The Clean Energy Finance Corporation has signalled its intention to provide financial backing to battery storage projects completed as part of South Australia’s $550 million energy plan, according to a statement from the agency released today.
As part of the South Australian Energy Plan, up to $150 million will be provided by the state government in support of construction of Australia’s largest battery storage facility. Funding, provided via a newly established Renewable Technology Fund, will be split evenly between the provision of grant funding, and entering into debt agreements with projects. This ensures the state government is able to recoup about half of the funds.
With the involvement of the Clean Energy Finance Corporation (CEFC), potential projects would have access to an additional source of finance, eager to support clean energy technologies at a scale that has yet to be seen in Australia.
It is a discussion that has progressed with a haste that has not been seen in Australian energy circles for almost a decade. With the backing of the South Australian Government, and now the Federal Government via the CEFC, a utility scale battery storage system could be established in South Australia before the end of the year.
It’s a clear testament to the power of stable and proactive policies in driving on-the-ground change in our energy sector.
“We welcome the opportunity to work with the South Australian Government on this exciting initiative. This project will efficiently demonstrate how battery storage can play a part in the competitive future of our energy system.” CEFC CEO Oliver Yates said.
In indicating its willingness to support South Australia’s battery storage initiative, the CEFC has entered an increasingly politicised environment around energy policy. This has so far culminated in a face-to-face confrontation between the South Australian Premier Jay Weatherill and the Federal Energy Minister Josh Frydenberg over who is taking appropriate action to address Australia’s energy challenges.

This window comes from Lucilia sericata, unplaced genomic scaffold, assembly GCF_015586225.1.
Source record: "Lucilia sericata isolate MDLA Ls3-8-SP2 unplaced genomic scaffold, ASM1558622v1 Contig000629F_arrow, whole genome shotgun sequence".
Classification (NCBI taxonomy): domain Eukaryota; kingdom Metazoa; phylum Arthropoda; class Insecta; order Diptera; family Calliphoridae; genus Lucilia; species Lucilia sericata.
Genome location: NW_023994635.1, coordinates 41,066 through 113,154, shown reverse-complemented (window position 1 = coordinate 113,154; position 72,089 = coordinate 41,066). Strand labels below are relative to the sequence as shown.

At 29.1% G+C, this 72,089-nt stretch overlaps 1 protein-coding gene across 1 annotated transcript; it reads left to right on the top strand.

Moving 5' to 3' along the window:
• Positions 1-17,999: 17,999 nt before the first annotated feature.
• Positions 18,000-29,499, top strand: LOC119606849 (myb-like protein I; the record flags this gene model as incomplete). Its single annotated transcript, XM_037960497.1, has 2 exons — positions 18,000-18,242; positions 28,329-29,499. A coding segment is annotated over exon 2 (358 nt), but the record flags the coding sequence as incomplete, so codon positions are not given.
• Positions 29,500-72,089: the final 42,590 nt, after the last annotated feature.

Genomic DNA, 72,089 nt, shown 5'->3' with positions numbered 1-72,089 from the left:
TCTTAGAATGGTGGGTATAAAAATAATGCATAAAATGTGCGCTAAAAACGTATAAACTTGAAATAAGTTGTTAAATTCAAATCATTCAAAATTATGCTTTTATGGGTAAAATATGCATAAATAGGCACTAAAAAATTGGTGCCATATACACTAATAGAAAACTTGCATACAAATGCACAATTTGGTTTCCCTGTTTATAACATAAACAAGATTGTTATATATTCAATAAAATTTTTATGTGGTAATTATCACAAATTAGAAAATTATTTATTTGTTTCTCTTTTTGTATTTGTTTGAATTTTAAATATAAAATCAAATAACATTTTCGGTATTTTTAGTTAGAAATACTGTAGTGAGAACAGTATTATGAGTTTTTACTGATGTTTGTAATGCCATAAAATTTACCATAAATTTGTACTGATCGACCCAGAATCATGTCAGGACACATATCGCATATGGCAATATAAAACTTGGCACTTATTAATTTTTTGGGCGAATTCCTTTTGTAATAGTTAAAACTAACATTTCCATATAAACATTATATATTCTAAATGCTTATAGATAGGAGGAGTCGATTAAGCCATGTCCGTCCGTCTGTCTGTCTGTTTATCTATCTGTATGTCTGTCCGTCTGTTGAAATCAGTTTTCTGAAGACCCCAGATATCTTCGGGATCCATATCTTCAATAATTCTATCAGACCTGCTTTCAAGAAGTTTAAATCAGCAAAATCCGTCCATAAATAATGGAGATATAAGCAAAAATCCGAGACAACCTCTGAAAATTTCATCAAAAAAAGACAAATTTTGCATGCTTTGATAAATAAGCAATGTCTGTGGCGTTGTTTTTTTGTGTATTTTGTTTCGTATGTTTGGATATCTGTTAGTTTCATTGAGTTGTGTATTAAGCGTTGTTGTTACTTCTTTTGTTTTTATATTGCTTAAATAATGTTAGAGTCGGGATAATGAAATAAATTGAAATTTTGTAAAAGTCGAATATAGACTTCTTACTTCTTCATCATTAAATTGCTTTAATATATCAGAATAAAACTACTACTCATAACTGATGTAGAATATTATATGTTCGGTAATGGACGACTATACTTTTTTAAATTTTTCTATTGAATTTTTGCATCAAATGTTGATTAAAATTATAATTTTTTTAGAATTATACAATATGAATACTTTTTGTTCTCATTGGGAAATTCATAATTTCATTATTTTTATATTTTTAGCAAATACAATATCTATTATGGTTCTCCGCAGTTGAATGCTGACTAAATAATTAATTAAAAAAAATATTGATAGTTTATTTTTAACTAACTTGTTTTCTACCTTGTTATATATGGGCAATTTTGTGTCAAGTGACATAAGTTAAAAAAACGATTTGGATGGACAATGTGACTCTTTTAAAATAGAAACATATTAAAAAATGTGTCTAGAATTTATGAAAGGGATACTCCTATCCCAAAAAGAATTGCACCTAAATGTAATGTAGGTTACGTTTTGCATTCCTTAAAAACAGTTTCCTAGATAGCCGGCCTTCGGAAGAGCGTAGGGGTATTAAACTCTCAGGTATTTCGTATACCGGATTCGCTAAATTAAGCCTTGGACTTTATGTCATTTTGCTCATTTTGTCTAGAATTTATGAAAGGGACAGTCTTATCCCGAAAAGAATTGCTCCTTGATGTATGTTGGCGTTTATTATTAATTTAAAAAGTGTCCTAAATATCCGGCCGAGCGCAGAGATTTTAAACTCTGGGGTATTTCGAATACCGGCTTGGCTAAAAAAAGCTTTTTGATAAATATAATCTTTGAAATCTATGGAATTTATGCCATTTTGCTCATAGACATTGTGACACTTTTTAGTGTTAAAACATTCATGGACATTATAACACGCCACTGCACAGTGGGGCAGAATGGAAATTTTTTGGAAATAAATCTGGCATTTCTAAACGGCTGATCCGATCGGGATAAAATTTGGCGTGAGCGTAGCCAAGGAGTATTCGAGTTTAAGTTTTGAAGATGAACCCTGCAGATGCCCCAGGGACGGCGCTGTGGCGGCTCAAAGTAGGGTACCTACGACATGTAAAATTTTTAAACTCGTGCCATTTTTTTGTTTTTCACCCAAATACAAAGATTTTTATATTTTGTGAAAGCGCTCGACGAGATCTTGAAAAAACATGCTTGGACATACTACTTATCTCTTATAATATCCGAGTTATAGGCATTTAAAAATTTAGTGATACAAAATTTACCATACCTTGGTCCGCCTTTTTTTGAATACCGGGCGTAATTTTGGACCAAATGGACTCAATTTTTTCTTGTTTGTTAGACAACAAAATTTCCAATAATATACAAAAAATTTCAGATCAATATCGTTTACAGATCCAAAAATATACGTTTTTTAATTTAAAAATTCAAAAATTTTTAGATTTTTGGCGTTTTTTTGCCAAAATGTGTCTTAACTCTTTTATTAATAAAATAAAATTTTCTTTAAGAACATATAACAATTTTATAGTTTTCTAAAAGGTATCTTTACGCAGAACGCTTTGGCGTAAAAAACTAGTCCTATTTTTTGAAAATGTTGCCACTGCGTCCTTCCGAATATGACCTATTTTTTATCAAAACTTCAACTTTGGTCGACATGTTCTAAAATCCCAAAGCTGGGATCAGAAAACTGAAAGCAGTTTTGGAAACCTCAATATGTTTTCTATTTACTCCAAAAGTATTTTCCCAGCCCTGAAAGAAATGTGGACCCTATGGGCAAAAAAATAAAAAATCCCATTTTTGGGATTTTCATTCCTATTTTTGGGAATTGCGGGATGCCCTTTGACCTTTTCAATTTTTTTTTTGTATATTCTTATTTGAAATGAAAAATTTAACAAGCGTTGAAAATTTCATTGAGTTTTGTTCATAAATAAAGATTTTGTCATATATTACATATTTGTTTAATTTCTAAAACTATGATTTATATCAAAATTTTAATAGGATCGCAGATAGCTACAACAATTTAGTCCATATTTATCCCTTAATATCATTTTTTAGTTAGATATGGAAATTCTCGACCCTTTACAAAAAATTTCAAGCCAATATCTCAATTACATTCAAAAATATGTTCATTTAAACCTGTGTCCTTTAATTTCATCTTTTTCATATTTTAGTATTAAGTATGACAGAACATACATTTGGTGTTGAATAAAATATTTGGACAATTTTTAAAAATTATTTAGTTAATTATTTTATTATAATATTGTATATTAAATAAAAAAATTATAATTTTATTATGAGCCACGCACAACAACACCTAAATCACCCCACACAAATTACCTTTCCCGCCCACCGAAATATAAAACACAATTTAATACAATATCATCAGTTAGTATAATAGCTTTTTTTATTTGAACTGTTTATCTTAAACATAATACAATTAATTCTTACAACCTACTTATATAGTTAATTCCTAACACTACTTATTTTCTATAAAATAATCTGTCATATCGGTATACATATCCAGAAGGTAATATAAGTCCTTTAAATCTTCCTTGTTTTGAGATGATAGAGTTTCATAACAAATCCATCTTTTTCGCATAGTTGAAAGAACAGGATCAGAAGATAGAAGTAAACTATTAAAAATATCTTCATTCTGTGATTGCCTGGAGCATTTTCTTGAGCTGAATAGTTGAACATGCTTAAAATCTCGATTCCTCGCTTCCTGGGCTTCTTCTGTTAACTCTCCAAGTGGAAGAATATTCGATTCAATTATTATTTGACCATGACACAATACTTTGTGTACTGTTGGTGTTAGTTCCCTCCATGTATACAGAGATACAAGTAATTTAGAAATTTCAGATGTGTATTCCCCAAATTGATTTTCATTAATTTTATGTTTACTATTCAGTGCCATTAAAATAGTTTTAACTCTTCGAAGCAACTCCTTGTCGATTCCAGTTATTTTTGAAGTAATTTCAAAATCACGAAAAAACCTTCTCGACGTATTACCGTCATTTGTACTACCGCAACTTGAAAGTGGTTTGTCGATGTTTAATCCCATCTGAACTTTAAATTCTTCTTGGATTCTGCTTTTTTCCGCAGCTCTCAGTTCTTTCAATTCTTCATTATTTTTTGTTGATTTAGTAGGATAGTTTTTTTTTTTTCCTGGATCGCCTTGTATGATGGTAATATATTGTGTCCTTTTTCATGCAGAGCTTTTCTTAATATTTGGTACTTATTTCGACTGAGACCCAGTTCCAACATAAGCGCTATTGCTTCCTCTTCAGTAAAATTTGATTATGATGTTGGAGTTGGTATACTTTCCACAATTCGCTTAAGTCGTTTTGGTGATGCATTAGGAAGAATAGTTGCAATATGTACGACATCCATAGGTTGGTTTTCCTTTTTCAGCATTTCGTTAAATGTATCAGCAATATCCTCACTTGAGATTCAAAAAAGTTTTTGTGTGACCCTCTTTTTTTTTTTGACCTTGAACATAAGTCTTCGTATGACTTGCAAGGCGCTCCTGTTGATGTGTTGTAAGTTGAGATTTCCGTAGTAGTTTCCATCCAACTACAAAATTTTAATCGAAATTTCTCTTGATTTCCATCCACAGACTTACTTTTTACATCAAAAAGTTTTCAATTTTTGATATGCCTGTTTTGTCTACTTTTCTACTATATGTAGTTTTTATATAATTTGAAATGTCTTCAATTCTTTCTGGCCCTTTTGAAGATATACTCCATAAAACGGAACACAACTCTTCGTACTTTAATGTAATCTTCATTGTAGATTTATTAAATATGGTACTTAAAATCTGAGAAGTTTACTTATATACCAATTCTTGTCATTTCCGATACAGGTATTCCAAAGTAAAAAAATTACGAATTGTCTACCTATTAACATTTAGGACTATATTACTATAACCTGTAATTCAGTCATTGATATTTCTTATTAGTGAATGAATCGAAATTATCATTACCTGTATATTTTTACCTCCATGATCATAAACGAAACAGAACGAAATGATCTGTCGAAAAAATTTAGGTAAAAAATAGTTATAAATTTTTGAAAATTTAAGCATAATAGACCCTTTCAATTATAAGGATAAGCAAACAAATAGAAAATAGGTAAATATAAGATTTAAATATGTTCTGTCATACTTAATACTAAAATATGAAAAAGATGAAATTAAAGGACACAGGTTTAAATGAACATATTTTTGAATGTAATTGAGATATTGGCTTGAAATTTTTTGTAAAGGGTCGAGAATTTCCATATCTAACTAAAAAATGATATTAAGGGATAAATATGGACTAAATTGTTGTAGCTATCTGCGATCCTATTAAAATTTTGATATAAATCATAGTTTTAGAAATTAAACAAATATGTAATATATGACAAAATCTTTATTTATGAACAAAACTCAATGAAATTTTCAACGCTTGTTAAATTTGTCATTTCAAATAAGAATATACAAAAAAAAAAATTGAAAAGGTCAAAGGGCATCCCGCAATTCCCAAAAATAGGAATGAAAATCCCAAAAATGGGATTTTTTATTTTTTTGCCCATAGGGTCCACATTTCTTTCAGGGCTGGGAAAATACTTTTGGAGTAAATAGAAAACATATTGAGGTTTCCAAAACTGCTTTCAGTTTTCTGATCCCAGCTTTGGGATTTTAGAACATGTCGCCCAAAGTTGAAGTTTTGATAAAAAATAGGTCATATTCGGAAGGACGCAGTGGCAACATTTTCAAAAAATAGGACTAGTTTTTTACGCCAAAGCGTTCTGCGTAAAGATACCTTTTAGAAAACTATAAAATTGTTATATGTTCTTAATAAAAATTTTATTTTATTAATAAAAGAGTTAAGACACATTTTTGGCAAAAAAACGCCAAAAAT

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With the CEFC existing as a Federal agency, and reporting to Minister Frydenberg, the South Australian Government will likely chalk up the CEFC’s willingness to support battery storage in the state as a symbolic win.
The South Australian Government has already moved to request expressions of interest for the battery storage projects, providing a 2-week window for companies to make their pitch.
Potential providers Tesla, whose CEO Elon Musk sparked the initial conversation about the potential for battery storage in South Australia via twitter, and Australian based battery company Zen Energy lead by esteemed economist Ross Garnaut.
@mcannonbrookes Tesla will get the system installed and working 100 days from contract signature or it is free. That serious enough for you?
— Elon Musk (@elonmusk) March 10, 2017
As has been prior practise, the CEFC will seek to provide investments in projects in partnership with other private and public investors. The CEFC has had a long stated aim of leveraging its investments to bring additional private investors to the table, while targeting support for innovative clean energy technologies.
“As South Australia is the leading state of renewable generation, it is set to become the leading state for the adoption of these new solutions.” Mr Yates added.
“The CEFC has considerable expertise in the area of large-scale storage and flexible financing solutions. We are confident we can work with speed to contribute to a successful outcome in South Australia. We are also confident we can create a model that can be used in other states as they seek to integrate growing renewable energy capacity into a cleaner, cheaper and reliable energy system.”